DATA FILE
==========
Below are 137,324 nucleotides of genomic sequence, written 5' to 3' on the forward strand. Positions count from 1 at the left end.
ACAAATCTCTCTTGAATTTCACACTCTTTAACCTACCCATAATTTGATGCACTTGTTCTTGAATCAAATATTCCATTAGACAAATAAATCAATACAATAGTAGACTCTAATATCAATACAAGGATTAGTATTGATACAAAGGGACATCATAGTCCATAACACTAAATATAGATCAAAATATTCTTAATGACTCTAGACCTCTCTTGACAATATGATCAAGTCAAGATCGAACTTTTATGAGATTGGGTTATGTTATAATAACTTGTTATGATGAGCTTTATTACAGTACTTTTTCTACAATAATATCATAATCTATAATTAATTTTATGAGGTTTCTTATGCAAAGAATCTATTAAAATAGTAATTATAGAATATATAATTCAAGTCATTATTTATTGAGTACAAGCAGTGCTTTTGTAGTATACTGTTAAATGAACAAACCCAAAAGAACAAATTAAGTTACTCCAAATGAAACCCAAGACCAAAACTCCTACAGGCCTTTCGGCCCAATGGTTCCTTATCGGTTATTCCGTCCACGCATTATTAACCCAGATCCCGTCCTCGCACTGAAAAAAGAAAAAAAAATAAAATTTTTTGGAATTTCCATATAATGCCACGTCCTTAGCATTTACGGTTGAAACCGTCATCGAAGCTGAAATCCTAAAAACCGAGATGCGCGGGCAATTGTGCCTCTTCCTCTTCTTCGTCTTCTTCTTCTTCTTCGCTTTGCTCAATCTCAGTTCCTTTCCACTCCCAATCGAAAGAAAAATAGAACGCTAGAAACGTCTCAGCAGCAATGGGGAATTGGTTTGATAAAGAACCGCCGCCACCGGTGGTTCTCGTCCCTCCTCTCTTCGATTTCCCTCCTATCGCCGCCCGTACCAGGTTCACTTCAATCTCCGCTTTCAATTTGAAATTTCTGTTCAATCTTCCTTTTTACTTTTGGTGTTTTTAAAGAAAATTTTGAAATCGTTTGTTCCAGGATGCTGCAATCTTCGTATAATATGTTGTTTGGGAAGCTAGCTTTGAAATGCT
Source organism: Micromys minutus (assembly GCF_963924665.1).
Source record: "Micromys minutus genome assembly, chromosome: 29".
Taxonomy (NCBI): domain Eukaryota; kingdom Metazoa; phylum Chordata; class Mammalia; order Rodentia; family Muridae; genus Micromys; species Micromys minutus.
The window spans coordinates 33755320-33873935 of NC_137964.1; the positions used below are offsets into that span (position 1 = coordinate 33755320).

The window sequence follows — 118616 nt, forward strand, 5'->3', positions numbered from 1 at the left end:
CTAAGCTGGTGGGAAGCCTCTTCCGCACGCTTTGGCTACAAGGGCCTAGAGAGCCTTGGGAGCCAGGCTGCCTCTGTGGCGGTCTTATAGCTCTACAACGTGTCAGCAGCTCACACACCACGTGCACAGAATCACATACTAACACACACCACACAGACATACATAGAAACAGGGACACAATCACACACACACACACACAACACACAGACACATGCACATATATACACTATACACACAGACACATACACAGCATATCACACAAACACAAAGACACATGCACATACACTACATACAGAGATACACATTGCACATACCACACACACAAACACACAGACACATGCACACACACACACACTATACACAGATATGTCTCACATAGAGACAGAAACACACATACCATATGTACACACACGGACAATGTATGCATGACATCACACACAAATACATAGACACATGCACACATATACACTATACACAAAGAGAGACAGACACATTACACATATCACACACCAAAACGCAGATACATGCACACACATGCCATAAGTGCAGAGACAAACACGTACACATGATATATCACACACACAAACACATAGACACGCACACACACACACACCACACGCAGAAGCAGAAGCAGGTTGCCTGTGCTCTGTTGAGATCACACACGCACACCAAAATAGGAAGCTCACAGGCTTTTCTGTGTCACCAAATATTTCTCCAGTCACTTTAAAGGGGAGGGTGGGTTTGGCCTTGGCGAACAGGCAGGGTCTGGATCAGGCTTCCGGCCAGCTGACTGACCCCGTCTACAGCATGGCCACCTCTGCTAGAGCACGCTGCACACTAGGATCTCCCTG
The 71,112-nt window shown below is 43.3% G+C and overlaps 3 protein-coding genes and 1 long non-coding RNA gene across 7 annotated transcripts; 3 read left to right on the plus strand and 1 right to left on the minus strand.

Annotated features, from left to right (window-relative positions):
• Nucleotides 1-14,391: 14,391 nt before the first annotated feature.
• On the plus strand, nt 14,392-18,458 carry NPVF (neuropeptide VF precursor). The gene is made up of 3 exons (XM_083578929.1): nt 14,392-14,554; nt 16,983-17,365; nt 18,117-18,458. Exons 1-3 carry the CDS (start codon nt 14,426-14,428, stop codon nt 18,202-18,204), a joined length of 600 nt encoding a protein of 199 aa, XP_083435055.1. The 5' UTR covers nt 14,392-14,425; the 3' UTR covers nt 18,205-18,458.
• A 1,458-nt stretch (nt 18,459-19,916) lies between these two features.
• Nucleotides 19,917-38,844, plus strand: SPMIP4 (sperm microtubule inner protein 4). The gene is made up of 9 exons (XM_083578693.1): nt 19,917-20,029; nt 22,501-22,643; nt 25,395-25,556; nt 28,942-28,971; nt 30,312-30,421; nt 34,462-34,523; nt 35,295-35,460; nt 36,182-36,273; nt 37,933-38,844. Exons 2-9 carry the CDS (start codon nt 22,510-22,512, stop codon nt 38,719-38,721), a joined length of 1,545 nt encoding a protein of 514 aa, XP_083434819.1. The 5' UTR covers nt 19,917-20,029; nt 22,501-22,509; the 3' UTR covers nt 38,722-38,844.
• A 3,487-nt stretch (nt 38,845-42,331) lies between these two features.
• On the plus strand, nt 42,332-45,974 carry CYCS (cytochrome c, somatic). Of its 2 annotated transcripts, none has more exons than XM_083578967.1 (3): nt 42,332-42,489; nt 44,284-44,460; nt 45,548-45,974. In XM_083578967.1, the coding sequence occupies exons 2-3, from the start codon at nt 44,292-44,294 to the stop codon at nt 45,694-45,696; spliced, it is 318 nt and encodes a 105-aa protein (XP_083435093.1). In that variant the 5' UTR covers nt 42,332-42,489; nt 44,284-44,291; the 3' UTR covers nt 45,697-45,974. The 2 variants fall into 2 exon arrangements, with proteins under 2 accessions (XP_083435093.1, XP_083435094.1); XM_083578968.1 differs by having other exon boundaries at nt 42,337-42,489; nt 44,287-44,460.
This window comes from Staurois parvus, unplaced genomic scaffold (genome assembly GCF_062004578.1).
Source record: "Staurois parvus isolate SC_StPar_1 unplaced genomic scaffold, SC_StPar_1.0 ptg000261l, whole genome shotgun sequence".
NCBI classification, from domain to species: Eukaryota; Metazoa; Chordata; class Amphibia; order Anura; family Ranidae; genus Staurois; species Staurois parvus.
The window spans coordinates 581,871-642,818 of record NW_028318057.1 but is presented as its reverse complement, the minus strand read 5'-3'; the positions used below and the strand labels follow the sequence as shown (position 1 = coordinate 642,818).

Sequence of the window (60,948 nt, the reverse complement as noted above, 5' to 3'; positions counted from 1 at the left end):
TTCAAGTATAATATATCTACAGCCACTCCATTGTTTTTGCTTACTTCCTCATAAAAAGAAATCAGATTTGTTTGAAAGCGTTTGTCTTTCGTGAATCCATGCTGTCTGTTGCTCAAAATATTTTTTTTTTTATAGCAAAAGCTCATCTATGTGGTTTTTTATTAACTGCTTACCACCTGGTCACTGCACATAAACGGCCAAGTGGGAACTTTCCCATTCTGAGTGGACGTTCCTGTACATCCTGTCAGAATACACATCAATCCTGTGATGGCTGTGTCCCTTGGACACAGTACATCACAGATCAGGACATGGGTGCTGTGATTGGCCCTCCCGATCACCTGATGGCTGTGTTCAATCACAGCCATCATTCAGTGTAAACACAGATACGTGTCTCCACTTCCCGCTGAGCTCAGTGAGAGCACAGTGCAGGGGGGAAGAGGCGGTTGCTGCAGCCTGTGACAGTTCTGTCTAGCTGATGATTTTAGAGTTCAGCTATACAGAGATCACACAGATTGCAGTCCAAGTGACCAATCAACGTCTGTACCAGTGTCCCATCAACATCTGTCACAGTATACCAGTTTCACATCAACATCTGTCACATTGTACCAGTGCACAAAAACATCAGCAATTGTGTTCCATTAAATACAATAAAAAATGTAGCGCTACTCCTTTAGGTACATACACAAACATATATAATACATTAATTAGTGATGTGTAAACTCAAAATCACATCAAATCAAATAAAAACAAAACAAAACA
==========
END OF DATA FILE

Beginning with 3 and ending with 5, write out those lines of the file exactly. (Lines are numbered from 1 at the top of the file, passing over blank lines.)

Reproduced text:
Source organism: Micromys minutus (assembly GCF_963924665.1).
Source record: "Micromys minutus genome assembly, chromosome: 29".
Taxonomy (NCBI): domain Eukaryota; kingdom Metazoa; phylum Chordata; class Mammalia; order Rodentia; family Muridae; genus Micromys; species Micromys minutus.